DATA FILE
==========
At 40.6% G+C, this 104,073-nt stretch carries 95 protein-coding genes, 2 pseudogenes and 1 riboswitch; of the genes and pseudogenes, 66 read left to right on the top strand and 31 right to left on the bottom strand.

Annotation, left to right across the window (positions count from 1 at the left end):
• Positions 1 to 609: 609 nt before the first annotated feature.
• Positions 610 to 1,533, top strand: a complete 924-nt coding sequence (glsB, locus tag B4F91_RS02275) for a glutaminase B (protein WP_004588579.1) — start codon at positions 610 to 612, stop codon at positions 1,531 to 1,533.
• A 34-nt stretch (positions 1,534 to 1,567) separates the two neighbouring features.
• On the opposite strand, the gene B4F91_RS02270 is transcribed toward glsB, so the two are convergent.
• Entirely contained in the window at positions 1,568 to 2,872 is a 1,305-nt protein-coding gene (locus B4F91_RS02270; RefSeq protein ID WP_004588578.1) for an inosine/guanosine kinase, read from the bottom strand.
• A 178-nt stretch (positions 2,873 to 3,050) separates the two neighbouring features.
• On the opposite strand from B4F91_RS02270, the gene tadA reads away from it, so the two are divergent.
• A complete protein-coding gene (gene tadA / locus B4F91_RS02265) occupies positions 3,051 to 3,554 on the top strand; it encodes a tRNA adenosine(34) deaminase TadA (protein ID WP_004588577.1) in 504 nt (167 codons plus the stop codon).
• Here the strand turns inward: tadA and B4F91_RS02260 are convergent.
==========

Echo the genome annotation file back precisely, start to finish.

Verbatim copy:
At 40.6% G+C, this 104,073-nt stretch carries 95 protein-coding genes, 2 pseudogenes and 1 riboswitch; of the genes and pseudogenes, 66 read left to right on the top strand and 31 right to left on the bottom strand.

Annotation, left to right across the window (positions count from 1 at the left end):
• Positions 1 to 609: 609 nt before the first annotated feature.
• Positions 610 to 1,533, top strand: a complete 924-nt coding sequence (glsB, locus tag B4F91_RS02275) for a glutaminase B (protein WP_004588579.1) — start codon at positions 610 to 612, stop codon at positions 1,531 to 1,533.
• A 34-nt stretch (positions 1,534 to 1,567) separates the two neighbouring features.
• On the opposite strand, the gene B4F91_RS02270 is transcribed toward glsB, so the two are convergent.
• Entirely contained in the window at positions 1,568 to 2,872 is a 1,305-nt protein-coding gene (locus B4F91_RS02270; RefSeq protein ID WP_004588578.1) for an inosine/guanosine kinase, read from the bottom strand.
• A 178-nt stretch (positions 2,873 to 3,050) separates the two neighbouring features.
• On the opposite strand from B4F91_RS02270, the gene tadA reads away from it, so the two are divergent.
• A complete protein-coding gene (gene tadA / locus B4F91_RS02265) occupies positions 3,051 to 3,554 on the top strand; it encodes a tRNA adenosine(34) deaminase TadA (protein ID WP_004588577.1) in 504 nt (167 codons plus the stop codon).
• Here the strand turns inward: tadA and B4F91_RS02260 are convergent.